Currently, at the Plastic Surgery Department of Hospital das Clínicas, of the Federal University of Pernambuco (HC-UFPE) in Recife, Brazil, a careful section of the dermis has been performed routinely (Figure 1) after Schwartzman maneuver, seeking to facilitate the migration and the lower distortion of the NAC during the construction of the breast, particularly in cases that require greater involvement of these structures, to provide a more pleasing overall aesthetic result. However, its relationship with mammary sensitivity and the quantity of resected mammary tissue is still unclear.

Figure 1 - Dermal section maneuver.

OBJECTIVE

This study aimed to analyze the relationship between the sensitivity of the NAC after reduction mammoplasty with dermic release and the resected volume of the breast tissue.

METHODS

The research was conducted at HC-UFPE in Recife City, State of Pernambuco, Brazil, with prior authorization granted by the Research Ethics Committee of the Institution and approved with Certificate of Presentation for Ethical Appreciation (CAAE) No. 05351312.3.0000.5208. The study is a randomized, prospective, controlled, and double-blind study, conducted between August 2013 and August 2015.

The inclusion criteria were women who spontaneously sought the outpatient clinic of the Plastic Surgery Department and who were indicated for reduction mammoplasty, and aged between 21 and 50 years. The main exclusion criteria were with previous breast surgery; neurological disease; cardiovascular impediment; diabetes mellitus; self-immune diseases; collagen disorders; nipple-areola complex (BMI) >30; menopausal women, or those with psychiatric problems (as evaluated by the Mini Mental State Examination - MMSE). All patients underwent surgery at HC-UFPE. All surgical procedures were performed by the same surgeon, with the patients under general anesthesia and subjected to reduction mammoplasty, using the Pitanguy technique.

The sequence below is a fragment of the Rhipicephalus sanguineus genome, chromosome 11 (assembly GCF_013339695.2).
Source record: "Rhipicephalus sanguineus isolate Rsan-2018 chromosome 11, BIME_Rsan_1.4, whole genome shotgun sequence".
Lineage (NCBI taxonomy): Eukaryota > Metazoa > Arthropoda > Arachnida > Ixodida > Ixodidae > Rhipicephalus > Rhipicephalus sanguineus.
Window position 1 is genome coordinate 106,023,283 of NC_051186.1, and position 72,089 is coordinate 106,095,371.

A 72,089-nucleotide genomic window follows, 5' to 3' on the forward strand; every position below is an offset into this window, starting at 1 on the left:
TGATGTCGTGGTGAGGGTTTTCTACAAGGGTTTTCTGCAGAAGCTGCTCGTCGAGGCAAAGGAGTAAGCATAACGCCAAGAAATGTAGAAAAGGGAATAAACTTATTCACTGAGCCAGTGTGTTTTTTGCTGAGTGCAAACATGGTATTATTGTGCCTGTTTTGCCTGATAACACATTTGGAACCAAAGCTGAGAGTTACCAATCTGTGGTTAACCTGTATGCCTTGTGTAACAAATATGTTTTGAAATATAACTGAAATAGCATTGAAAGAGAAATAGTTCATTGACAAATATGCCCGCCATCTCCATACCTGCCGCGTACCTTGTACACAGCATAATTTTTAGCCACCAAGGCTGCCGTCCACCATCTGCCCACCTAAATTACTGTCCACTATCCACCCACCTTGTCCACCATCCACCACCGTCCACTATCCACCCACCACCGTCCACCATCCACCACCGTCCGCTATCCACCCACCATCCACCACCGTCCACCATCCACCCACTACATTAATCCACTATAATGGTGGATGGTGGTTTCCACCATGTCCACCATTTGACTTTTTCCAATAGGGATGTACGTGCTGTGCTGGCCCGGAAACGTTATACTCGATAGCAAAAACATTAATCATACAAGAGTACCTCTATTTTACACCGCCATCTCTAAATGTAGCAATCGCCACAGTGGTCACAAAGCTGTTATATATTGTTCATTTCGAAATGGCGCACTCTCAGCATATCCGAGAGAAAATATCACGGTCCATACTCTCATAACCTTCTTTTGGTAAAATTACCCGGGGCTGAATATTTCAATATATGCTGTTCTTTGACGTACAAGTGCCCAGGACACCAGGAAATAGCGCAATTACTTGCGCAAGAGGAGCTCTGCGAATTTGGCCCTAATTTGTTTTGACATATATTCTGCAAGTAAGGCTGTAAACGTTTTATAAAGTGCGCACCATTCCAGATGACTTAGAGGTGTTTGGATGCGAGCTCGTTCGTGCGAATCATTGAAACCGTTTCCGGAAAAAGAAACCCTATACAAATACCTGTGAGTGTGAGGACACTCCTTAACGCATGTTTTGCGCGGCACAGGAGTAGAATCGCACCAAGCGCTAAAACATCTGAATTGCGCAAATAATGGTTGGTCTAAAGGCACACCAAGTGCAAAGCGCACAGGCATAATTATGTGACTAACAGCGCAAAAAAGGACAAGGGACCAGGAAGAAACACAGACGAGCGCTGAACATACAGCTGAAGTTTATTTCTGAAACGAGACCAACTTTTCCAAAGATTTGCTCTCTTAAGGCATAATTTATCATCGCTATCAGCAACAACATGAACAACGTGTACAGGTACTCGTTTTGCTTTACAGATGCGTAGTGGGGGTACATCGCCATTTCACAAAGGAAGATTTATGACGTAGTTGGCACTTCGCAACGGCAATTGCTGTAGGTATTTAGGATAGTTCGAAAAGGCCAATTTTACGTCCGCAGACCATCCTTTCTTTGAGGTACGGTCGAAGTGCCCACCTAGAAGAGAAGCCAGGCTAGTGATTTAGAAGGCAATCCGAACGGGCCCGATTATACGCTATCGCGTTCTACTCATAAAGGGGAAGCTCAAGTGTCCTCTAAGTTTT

The patients underwent surgery consecutively, with breast reduction surgery being performed on both sides, with each patient grouped into the experimental or control NAC , and they were randomized using the website Random.org. In the case of the experimental NAC, a surgical maneuver of skin section was performed to facilitate the rising of the areola in the construction thereof, whereas in the case of the control NAC, the conventional surgical techniques were performed, without this maneuver.